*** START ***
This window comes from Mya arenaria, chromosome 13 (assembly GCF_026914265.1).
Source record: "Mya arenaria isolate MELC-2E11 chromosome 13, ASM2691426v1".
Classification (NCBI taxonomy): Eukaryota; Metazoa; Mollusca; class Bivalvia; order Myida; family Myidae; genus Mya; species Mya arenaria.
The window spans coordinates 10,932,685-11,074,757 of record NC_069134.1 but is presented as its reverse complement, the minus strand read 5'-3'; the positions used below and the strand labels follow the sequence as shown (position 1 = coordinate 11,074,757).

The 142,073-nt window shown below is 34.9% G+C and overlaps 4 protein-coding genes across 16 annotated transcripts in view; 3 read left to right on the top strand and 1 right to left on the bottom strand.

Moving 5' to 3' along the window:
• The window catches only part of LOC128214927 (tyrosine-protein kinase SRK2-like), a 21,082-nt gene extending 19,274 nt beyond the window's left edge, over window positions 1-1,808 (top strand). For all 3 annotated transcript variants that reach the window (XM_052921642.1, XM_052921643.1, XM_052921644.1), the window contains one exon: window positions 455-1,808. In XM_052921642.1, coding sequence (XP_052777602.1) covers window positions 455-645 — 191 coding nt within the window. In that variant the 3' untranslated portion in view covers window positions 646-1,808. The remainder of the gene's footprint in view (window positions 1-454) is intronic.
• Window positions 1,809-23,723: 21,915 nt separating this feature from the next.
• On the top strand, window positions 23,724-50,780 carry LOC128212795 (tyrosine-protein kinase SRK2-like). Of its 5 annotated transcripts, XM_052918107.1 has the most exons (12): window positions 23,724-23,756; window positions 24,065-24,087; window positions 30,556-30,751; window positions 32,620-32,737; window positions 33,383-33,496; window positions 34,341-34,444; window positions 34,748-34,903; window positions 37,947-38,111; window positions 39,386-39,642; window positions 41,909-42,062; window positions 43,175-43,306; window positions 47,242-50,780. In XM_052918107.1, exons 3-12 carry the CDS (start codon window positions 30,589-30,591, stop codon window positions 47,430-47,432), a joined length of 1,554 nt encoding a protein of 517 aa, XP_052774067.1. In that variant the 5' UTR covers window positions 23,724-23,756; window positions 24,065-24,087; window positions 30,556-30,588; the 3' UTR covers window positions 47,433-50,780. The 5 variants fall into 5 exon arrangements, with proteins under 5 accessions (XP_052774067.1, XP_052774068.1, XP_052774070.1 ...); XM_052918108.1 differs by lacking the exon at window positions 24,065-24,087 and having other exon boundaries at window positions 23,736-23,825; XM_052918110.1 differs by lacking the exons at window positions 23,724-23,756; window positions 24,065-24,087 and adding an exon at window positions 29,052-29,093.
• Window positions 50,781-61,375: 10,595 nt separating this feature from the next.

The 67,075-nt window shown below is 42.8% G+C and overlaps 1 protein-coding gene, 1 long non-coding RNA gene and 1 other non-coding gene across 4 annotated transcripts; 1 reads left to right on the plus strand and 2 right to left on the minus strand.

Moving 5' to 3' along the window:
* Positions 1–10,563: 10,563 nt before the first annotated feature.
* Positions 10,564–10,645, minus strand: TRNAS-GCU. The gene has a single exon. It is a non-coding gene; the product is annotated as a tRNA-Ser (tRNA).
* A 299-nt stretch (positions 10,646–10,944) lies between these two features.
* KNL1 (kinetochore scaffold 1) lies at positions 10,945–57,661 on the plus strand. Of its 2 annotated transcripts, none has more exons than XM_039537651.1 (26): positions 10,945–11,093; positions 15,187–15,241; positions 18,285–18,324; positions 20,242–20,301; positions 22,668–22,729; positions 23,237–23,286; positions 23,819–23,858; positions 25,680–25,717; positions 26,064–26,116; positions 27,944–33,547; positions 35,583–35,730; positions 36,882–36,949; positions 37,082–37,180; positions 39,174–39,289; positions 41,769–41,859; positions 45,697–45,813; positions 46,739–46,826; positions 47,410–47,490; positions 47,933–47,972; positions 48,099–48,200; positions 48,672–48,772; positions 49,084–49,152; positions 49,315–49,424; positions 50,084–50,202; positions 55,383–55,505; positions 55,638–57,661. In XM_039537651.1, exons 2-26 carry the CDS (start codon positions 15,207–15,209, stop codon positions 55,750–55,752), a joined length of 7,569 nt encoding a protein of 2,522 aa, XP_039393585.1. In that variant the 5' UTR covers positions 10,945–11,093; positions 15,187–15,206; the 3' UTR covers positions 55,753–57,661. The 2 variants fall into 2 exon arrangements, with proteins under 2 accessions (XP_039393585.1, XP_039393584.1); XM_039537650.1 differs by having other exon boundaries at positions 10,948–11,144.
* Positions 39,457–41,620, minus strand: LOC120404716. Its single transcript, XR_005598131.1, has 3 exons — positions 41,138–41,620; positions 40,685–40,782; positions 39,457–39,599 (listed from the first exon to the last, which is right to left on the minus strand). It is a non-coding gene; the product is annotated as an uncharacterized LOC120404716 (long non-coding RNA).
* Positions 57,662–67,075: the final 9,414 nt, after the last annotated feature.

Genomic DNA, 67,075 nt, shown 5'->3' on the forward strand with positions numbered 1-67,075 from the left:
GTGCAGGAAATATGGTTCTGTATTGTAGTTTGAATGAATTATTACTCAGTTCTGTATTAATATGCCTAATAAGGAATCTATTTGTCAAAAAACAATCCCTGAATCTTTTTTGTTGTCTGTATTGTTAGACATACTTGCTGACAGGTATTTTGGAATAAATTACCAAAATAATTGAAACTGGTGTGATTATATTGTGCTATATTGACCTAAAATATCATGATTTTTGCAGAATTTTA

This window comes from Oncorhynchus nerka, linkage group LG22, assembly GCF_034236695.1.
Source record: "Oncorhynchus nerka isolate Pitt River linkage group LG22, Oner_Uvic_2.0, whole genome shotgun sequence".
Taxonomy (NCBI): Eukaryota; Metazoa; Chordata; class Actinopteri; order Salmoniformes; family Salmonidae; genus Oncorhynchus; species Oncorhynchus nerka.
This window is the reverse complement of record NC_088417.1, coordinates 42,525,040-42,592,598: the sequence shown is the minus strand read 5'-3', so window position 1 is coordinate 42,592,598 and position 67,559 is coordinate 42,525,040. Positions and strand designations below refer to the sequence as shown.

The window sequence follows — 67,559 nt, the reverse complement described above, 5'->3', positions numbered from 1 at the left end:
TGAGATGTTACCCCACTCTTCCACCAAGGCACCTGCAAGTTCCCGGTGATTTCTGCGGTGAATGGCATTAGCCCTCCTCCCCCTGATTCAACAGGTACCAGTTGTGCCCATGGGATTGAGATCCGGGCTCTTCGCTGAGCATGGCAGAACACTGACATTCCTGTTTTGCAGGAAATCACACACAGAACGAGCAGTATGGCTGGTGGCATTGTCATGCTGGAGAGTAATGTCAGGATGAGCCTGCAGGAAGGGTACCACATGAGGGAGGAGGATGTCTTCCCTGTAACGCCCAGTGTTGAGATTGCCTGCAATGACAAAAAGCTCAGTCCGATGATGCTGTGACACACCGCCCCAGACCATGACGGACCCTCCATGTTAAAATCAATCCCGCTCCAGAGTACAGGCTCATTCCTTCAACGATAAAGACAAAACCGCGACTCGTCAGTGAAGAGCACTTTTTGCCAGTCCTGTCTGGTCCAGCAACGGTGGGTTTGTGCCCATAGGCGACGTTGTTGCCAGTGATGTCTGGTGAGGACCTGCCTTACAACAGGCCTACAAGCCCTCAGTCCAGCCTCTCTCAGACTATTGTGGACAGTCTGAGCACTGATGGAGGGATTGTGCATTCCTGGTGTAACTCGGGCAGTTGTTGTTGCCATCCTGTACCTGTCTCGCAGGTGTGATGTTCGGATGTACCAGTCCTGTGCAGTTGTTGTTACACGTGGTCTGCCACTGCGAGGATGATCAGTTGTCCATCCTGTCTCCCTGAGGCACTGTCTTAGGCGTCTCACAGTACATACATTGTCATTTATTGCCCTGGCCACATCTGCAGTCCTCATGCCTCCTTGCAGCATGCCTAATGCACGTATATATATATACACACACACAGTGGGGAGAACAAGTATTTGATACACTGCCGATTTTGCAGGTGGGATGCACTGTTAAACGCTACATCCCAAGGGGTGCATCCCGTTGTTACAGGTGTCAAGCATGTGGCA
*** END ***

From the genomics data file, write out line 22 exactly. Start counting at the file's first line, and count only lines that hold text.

Source record: "Oncorhynchus nerka isolate Pitt River linkage group LG22, Oner_Uvic_2.0, whole genome shotgun sequence".